Saturday, September 21

Screen Scene: A Christmas Carol


Charles Dickens’ “A Christmas Carol” has been adapted in just about every imaginable way, but this latest version, a motion capture, three-dimensional, IMAX behemoth from Disney and Robert Zemeckis, might just be the strangest.

In the run-up to the film’s release, which included suffocating levels of marketing and a traveling train of promotional exhibits, it seemed that the latest “A Christmas Carol” would be a blatant Jim Carrey vehicle.

Carrey plays (or at least lends his voice to) multiple roles, including Ebenezer Scrooge, as if a Disney movie were the right place to prove he’s a better actor than “The Number 23″ let on. But it turns out there’s no room for Carrey’s star power to shine ““ “A Christmas Carol” is all about Zemeckis, who wrote, directed and produced the film.

This is Zemeckis’ third experiment with motion capture, after “The Polar Express” in 2004 and “Beowulf” in 2007, and it’s clear from the opening sequence that this is a man in love with his technology. Zemeckis wastes no opportunity to send his imaginary camera swooping and careening through the digitally rendered streets of London, soaring past weather vanes, over rooftops and through a Christmas wreath even before the opening credits.

His use of 3D is cool in a gimmicky kind of way, but the motion capture is almost painfully awkward. Scrooge’s face is appropriately wrinkled and haggard, but pretty much everyone else in the movie looks disproportioned, unfinished and creepy. Tiny Tim’s (Gary Oldman) eyes are big and bulging, the Ghost of Christmas Present (Carrey) has a distractingly wispy beard and Scrooge’s nephew Fred (Colin Firth) moves about as realistically as the animatronic bears at Disneyland. At the worst of times, “A Christmas Carol” looks like an incredibly expensive video game that no one gets to play.

As if it wasn’t enough to throw a huge heap of digital effects at Dickens’ classic little tale, Zemeckis apparently decided he needed to make it scary too. “A Christmas Carol” is far louder and more abrupt than it needs to be. There was no reason for the Ghost of Christmas Yet to Come (Carrey) to send a horse-drawn carriage of doom after Scrooge for a minutes-long chase sequence ““ anyone who knows the original story will find it baffling, and young people will just be terrified. One child in the theater I attended started bawling when the Cratchit family mourned the death of Tiny Tim, and I overhead another admitting after the film that “A Christmas Carol” was “too freaky” for him.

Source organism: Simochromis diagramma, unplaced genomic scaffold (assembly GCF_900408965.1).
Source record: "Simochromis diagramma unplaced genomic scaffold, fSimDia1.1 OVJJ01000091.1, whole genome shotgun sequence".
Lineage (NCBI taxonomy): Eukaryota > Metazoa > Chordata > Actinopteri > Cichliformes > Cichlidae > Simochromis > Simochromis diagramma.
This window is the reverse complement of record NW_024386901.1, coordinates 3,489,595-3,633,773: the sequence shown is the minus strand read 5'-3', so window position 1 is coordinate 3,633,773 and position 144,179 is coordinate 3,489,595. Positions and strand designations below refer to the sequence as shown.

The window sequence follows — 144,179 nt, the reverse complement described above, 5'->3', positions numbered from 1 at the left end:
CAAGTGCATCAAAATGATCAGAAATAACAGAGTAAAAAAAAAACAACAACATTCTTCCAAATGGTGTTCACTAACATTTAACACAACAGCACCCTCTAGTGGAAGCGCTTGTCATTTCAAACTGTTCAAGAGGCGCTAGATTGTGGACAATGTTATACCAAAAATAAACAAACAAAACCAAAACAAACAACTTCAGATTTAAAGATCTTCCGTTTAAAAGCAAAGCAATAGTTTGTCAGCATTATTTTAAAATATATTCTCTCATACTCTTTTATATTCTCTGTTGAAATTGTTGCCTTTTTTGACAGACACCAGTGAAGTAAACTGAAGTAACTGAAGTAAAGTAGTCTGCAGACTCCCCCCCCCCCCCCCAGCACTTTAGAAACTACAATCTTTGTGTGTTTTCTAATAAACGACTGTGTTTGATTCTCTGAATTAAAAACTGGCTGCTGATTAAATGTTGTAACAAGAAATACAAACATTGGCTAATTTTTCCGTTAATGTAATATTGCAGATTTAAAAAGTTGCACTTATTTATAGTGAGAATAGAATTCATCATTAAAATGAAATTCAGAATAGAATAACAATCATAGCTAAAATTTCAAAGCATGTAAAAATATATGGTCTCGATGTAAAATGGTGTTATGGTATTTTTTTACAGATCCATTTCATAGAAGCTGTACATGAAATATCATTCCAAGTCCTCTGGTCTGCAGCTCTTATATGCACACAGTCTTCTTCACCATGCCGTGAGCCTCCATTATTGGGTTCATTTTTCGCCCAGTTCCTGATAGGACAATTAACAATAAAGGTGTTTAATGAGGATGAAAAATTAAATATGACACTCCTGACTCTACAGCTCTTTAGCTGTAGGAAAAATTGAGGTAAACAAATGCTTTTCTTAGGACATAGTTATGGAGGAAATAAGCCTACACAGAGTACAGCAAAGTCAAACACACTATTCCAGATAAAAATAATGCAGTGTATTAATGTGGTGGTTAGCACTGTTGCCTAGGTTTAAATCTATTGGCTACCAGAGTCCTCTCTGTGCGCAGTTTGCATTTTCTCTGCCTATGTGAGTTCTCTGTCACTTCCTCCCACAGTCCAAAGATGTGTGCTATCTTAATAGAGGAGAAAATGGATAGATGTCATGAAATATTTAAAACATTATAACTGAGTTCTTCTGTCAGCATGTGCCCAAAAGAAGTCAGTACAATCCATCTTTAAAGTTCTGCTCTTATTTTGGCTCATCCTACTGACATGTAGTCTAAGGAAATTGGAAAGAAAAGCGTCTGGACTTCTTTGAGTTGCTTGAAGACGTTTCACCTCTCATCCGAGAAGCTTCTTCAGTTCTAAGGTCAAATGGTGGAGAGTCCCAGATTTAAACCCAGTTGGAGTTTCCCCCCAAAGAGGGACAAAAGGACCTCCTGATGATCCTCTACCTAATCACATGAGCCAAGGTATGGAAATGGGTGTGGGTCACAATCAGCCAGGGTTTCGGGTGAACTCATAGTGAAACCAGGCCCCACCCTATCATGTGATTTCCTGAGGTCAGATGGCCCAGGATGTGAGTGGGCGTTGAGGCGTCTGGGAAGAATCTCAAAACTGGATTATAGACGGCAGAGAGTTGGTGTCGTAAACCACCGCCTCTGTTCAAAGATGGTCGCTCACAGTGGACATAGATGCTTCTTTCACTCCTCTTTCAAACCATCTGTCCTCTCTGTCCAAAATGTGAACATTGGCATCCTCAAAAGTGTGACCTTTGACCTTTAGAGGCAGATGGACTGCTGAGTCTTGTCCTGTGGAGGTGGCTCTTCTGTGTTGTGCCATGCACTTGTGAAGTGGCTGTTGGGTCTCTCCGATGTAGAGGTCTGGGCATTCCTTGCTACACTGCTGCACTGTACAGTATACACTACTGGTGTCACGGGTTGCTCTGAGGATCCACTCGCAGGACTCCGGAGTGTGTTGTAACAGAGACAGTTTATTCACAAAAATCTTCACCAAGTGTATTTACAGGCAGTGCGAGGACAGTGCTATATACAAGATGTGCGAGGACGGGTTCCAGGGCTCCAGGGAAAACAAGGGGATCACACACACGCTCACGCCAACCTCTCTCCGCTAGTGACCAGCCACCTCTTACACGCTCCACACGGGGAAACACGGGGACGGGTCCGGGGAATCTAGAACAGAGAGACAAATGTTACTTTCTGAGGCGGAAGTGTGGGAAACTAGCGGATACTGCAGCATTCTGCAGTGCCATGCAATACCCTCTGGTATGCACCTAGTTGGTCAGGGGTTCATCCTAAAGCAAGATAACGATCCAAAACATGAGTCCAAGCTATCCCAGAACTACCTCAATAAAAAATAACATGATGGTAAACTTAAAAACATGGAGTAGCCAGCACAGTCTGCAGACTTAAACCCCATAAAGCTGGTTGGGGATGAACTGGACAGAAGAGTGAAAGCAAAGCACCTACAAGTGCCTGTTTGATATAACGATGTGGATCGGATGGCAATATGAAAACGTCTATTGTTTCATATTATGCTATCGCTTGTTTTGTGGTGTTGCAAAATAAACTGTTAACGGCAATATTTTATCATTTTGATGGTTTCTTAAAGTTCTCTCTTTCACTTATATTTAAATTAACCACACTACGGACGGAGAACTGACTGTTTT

As for Carrey, he tries out an inexplicable melding of accents for Scrooge’s voice, and is mostly indistinguishable in his other roles. The rest of the cast is almost excessively famous, but it’s nearly impossible to pick out Oldman, Cary Elwes or Robin Wright Penn (Firth, unfortunately, is all too obviously the horribly weird-looking Fred). And to top it all off, Andrea Bocelli sings over the credits, as if Zemeckis needed to remind us one last time that he spent a ton of money on this movie.

I wish he hadn’t. Dickens’ story is about humanity, generosity, warmth and kindness ““ the little, tender things in life. This film is about throwing together the most dazzling special effects on the most enormous screen in the most dimensions possible, so who cares if anyone sheds a tear when Tiny Tim proclaims, “God bless us, everyone”? It’s hard not to think that this overblown and soulless movie is the antithesis of everything Dickens’ writing stood for.

Perhaps if Zemeckis watched his own movie, he’d realize that life is about the people, not money or the fancy technology it buys. May three spirits haunt him in his sleep.

E-mail Goodman at [email protected]

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